let for_all: f::('a => bool) => list 'a => bool;
for_all p [a1; ...; an] checks if all elements of the list satisfy the predicate p. That is, it returns (p a1) && (p a2) && ... && (p an).
let exists: f::('a => bool) => list 'a => bool;
exists p [a1; ...; an] checks if at least one element of the list satisfies the predicate p. That is, it returns (p a1) || (p a2) || ... || (p an).
let for_all2: f::('a => 'b => bool) => list 'a => list 'b => bool;
Same as ListLabels.for_all, but for a two-argument predicate. Raise Invalid_argument if the two lists have different lengths.
let exists2: f::('a => 'b => bool) => list 'a => list 'b => bool;
Same as ListLabels.exists, but for a two-argument predicate. Raise Invalid_argument if the two lists have different lengths.
let mem: 'a => set::list 'a => bool;
mem a l is true if and only if a is equal to an element of l.
let memq: 'a => set::list 'a => bool;
Same as ListLabels.mem, but uses physical equality instead of structural equality to compare list elements.

List searching

let find: f::('a => bool) => list 'a => 'a;
find p l returns the first element of the list l that satisfies the predicate p. Raise Not_found if there is no value that satisfies p in the list l.
let filter: f::('a => bool) => list 'a => list 'a;
filter p l returns all the elements of the list l that satisfy the predicate p. The order of the elements in the input list is preserved.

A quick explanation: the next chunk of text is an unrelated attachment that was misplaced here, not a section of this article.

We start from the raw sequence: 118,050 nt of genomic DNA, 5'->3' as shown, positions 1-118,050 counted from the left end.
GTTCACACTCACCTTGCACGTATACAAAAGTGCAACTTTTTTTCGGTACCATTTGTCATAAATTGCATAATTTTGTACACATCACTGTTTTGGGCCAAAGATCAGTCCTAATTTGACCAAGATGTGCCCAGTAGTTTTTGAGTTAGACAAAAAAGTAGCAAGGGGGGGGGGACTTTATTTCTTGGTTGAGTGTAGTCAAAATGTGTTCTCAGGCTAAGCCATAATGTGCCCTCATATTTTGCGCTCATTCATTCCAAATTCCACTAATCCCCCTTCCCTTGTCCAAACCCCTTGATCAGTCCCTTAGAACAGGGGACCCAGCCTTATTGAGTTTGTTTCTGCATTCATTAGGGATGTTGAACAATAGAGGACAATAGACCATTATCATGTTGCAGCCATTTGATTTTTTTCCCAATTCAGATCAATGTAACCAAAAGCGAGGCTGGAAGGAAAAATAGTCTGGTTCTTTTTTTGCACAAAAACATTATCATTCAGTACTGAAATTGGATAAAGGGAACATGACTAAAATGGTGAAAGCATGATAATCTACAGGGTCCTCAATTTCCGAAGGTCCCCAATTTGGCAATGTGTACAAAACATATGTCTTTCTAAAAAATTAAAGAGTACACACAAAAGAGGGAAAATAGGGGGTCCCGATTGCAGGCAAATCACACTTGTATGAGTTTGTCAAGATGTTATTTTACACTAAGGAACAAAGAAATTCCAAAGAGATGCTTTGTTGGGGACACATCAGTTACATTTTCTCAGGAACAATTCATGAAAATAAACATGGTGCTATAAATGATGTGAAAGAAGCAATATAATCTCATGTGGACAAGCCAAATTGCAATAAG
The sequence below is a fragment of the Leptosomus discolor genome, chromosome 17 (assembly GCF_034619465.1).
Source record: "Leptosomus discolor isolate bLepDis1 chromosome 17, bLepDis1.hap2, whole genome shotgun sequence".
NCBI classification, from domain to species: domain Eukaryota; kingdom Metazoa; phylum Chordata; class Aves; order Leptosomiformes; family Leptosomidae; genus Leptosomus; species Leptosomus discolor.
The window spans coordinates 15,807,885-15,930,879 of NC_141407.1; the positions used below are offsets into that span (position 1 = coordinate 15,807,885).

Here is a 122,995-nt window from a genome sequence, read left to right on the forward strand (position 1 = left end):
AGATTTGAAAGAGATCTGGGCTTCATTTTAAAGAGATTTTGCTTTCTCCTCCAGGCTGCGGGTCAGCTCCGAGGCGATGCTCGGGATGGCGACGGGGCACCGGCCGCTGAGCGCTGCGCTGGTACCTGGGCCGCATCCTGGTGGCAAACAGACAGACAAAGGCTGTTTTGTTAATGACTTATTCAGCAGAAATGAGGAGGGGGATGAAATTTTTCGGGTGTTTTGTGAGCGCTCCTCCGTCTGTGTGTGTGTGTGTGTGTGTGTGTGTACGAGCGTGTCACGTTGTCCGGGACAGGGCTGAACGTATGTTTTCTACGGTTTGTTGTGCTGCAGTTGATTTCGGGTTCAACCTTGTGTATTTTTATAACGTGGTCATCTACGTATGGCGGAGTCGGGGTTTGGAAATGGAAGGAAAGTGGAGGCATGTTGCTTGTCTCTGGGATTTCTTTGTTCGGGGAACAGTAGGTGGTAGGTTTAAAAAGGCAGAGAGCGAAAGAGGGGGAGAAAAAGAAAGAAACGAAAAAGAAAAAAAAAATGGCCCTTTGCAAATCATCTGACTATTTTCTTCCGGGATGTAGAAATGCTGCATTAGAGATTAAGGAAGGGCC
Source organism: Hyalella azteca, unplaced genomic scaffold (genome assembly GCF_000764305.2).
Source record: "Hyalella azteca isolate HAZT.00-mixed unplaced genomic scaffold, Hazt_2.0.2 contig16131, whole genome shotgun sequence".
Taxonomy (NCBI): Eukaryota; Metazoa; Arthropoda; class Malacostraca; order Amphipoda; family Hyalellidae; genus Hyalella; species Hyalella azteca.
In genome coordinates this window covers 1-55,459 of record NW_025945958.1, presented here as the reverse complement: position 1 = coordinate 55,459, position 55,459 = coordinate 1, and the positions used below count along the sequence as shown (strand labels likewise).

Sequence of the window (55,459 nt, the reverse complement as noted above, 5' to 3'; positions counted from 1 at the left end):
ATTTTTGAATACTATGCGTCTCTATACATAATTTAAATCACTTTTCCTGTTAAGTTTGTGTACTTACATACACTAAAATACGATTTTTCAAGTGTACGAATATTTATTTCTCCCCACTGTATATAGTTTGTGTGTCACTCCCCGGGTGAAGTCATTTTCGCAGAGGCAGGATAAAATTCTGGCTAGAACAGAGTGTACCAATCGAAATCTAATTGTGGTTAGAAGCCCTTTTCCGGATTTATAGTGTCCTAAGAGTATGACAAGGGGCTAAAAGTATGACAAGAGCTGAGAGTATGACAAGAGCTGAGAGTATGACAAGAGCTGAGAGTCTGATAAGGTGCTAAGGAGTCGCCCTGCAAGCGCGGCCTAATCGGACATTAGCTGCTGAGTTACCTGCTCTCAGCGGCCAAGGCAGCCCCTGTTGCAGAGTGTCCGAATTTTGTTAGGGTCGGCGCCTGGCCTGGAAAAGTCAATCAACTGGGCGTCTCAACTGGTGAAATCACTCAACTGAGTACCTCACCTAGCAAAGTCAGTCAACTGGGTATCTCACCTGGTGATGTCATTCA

let find_all: f::('a => bool) => list 'a => list 'a;
find_all is another name for ListLabels.filter.
let partition: f::('a => bool) => list 'a => (list 'a, list 'a);
partition p l returns a pair of lists (l1, l2), where l1 is the list of all the elements of l that satisfy the predicate p, and l2 is the list of all the elements of l that do not satisfy p. The order of the elements in the input list is preserved.

Association lists

let assoc: 'a => list ('a, 'b) => 'b;
assoc a l returns the value associated with key a in the list of pairs l. That is, assoc a [ ...; (a,b); ...] = b if (a,b) is the leftmost binding of a in list l. Raise Not_found if there is no value associated with a in the list l.
let assq: 'a => list ('a, 'b) => 'b;
Same as ListLabels.assoc, but uses physical equality instead of structural equality to compare keys.
let mem_assoc: 'a => map::list ('a, 'b) => bool;
Same as ListLabels.assoc, but simply return true if a binding exists, and false if no bindings exist for the given key.